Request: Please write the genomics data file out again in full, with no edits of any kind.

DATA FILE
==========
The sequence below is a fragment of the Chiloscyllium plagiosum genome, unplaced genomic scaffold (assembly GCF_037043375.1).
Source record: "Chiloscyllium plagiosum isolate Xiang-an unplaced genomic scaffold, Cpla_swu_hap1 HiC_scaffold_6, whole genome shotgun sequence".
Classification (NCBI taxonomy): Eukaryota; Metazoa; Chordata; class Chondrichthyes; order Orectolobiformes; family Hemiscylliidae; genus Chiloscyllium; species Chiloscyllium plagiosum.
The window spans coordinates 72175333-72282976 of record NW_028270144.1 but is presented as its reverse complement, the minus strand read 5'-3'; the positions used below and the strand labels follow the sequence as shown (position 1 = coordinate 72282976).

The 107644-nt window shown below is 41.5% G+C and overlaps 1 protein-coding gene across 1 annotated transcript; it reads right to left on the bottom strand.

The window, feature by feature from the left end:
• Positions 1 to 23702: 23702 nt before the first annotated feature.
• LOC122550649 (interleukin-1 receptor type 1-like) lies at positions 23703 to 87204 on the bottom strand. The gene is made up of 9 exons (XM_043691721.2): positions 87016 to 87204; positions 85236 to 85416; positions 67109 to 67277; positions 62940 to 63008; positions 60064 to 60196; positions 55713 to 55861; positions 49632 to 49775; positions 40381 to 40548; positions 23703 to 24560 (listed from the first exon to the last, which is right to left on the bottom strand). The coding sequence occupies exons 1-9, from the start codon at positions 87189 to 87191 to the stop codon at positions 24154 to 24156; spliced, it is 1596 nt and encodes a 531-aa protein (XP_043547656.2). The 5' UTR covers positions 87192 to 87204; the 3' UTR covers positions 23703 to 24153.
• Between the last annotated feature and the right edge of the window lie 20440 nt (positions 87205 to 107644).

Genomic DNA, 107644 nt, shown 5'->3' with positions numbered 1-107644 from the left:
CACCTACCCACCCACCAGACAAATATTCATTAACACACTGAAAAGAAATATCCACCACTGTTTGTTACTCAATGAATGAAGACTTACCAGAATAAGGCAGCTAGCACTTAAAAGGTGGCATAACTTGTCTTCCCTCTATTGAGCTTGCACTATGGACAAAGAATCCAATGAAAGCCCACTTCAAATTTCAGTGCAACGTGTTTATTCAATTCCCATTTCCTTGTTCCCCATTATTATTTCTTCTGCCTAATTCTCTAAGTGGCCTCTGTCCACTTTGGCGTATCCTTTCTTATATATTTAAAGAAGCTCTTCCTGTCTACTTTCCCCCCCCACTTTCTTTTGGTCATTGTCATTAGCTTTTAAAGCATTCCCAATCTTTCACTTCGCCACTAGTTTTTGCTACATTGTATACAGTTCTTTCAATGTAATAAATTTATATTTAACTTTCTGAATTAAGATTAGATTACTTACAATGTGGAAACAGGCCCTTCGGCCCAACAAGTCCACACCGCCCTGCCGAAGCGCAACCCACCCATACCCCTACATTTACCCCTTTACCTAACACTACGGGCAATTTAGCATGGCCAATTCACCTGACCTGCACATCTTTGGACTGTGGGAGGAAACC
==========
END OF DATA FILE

The sequence below is a fragment of the Chiloscyllium plagiosum genome, unplaced genomic scaffold (assembly GCF_037043375.1).
Source record: "Chiloscyllium plagiosum isolate Xiang-an unplaced genomic scaffold, Cpla_swu_hap1 HiC_scaffold_6, whole genome shotgun sequence".
Classification (NCBI taxonomy): Eukaryota; Metazoa; Chordata; class Chondrichthyes; order Orectolobiformes; family Hemiscylliidae; genus Chiloscyllium; species Chiloscyllium plagiosum.
The window spans coordinates 72175333-72282976 of record NW_028270144.1 but is presented as its reverse complement, the minus strand read 5'-3'; the positions used below and the strand labels follow the sequence as shown (position 1 = coordinate 72282976).

The 107644-nt window shown below is 41.5% G+C and overlaps 1 protein-coding gene across 1 annotated transcript; it reads right to left on the bottom strand.

The window, feature by feature from the left end:
• Positions 1 to 23702: 23702 nt before the first annotated feature.
• LOC122550649 (interleukin-1 receptor type 1-like) lies at positions 23703 to 87204 on the bottom strand. The gene is made up of 9 exons (XM_043691721.2): positions 87016 to 87204; positions 85236 to 85416; positions 67109 to 67277; positions 62940 to 63008; positions 60064 to 60196; positions 55713 to 55861; positions 49632 to 49775; positions 40381 to 40548; positions 23703 to 24560 (listed from the first exon to the last, which is right to left on the bottom strand). The coding sequence occupies exons 1-9, from the start codon at positions 87189 to 87191 to the stop codon at positions 24154 to 24156; spliced, it is 1596 nt and encodes a 531-aa protein (XP_043547656.2). The 5' UTR covers positions 87192 to 87204; the 3' UTR covers positions 23703 to 24153.
• Between the last annotated feature and the right edge of the window lie 20440 nt (positions 87205 to 107644).

Genomic DNA, 107644 nt, shown 5'->3' with positions numbered 1-107644 from the left:
CACCTACCCACCCACCAGACAAATATTCATTAACACACTGAAAAGAAATATCCACCACTGTTTGTTACTCAATGAATGAAGACTTACCAGAATAAGGCAGCTAGCACTTAAAAGGTGGCATAACTTGTCTTCCCTCTATTGAGCTTGCACTATGGACAAAGAATCCAATGAAAGCCCACTTCAAATTTCAGTGCAACGTGTTTATTCAATTCCCATTTCCTTGTTCCCCATTATTATTTCTTCTGCCTAATTCTCTAAGTGGCCTCTGTCCACTTTGGCGTATCCTTTCTTATATATTTAAAGAAGCTCTTCCTGTCTACTTTCCCCCCCCACTTTCTTTTGGTCATTGTCATTAGCTTTTAAAGCATTCCCAATCTTTCACTTCGCCACTAGTTTTTGCTACATTGTATACAGTTCTTTCAATGTAATAAATTTATATTTAACTTTCTGAATTAAGATTAGATTACTTACAATGTGGAAACAGGCCCTTCGGCCCAACAAGTCCACACCGCCCTGCCGAAGCGCAACCCACCCATACCCCTACATTTACCCCTTTACCTAACACTACGGGCAATTTAGCATGGCCAATTCACCTGACCTGCACATCTTTGGACTGTGGGAGGAAACC